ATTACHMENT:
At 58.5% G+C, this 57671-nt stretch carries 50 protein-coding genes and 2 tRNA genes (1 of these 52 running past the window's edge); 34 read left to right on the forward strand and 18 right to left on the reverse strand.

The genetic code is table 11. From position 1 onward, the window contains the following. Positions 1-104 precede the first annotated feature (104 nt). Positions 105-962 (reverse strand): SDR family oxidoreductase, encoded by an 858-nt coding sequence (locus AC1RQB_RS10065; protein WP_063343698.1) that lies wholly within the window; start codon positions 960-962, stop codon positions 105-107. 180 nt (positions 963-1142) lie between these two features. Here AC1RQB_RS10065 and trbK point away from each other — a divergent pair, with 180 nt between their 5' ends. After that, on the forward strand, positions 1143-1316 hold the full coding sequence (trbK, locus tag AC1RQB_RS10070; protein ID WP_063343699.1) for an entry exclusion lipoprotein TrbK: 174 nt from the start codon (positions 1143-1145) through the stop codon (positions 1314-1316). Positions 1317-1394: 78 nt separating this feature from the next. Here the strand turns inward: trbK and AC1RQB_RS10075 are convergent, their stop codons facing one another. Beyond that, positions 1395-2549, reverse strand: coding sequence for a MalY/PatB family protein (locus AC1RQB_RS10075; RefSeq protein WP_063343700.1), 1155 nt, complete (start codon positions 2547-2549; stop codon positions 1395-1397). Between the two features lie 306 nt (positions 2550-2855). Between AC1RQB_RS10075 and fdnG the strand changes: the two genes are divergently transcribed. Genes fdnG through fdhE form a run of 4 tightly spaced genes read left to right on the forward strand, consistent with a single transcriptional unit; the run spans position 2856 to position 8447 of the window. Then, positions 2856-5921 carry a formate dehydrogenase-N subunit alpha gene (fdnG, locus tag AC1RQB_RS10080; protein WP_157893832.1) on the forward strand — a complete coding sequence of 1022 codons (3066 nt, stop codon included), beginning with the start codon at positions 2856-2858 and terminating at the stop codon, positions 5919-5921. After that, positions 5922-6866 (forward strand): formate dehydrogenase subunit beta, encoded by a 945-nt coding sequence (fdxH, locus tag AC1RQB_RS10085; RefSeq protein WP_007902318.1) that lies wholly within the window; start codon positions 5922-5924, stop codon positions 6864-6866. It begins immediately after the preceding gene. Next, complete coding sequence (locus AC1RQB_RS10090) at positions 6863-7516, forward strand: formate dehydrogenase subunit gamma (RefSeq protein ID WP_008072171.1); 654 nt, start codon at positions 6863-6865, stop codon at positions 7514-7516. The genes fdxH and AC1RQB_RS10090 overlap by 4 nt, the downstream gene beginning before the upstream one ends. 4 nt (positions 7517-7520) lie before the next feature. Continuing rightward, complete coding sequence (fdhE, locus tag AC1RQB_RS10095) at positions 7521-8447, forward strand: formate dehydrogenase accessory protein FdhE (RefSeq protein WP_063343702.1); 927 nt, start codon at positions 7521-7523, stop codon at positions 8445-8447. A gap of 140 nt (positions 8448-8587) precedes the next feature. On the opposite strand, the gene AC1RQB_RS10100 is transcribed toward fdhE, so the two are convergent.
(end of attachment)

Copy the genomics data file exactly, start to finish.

At 58.5% G+C, this 57671-nt stretch carries 50 protein-coding genes and 2 tRNA genes (1 of these 52 running past the window's edge); 34 read left to right on the forward strand and 18 right to left on the reverse strand.

The genetic code is table 11. From position 1 onward, the window contains the following. Positions 1-104 precede the first annotated feature (104 nt). Positions 105-962 (reverse strand): SDR family oxidoreductase, encoded by an 858-nt coding sequence (locus AC1RQB_RS10065; protein WP_063343698.1) that lies wholly within the window; start codon positions 960-962, stop codon positions 105-107. 180 nt (positions 963-1142) lie between these two features. Here AC1RQB_RS10065 and trbK point away from each other — a divergent pair, with 180 nt between their 5' ends. After that, on the forward strand, positions 1143-1316 hold the full coding sequence (trbK, locus tag AC1RQB_RS10070; protein ID WP_063343699.1) for an entry exclusion lipoprotein TrbK: 174 nt from the start codon (positions 1143-1145) through the stop codon (positions 1314-1316). Positions 1317-1394: 78 nt separating this feature from the next. Here the strand turns inward: trbK and AC1RQB_RS10075 are convergent, their stop codons facing one another. Beyond that, positions 1395-2549, reverse strand: coding sequence for a MalY/PatB family protein (locus AC1RQB_RS10075; RefSeq protein WP_063343700.1), 1155 nt, complete (start codon positions 2547-2549; stop codon positions 1395-1397). Between the two features lie 306 nt (positions 2550-2855). Between AC1RQB_RS10075 and fdnG the strand changes: the two genes are divergently transcribed. Genes fdnG through fdhE form a run of 4 tightly spaced genes read left to right on the forward strand, consistent with a single transcriptional unit; the run spans position 2856 to position 8447 of the window. Then, positions 2856-5921 carry a formate dehydrogenase-N subunit alpha gene (fdnG, locus tag AC1RQB_RS10080; protein WP_157893832.1) on the forward strand — a complete coding sequence of 1022 codons (3066 nt, stop codon included), beginning with the start codon at positions 2856-2858 and terminating at the stop codon, positions 5919-5921. After that, positions 5922-6866 (forward strand): formate dehydrogenase subunit beta, encoded by a 945-nt coding sequence (fdxH, locus tag AC1RQB_RS10085; RefSeq protein WP_007902318.1) that lies wholly within the window; start codon positions 5922-5924, stop codon positions 6864-6866. It begins immediately after the preceding gene. Next, complete coding sequence (locus AC1RQB_RS10090) at positions 6863-7516, forward strand: formate dehydrogenase subunit gamma (RefSeq protein ID WP_008072171.1); 654 nt, start codon at positions 6863-6865, stop codon at positions 7514-7516. The genes fdxH and AC1RQB_RS10090 overlap by 4 nt, the downstream gene beginning before the upstream one ends. 4 nt (positions 7517-7520) lie before the next feature. Continuing rightward, complete coding sequence (fdhE, locus tag AC1RQB_RS10095) at positions 7521-8447, forward strand: formate dehydrogenase accessory protein FdhE (RefSeq protein WP_063343702.1); 927 nt, start codon at positions 7521-7523, stop codon at positions 8445-8447. A gap of 140 nt (positions 8448-8587) precedes the next feature. On the opposite strand, the gene AC1RQB_RS10100 is transcribed toward fdhE, so the two are convergent.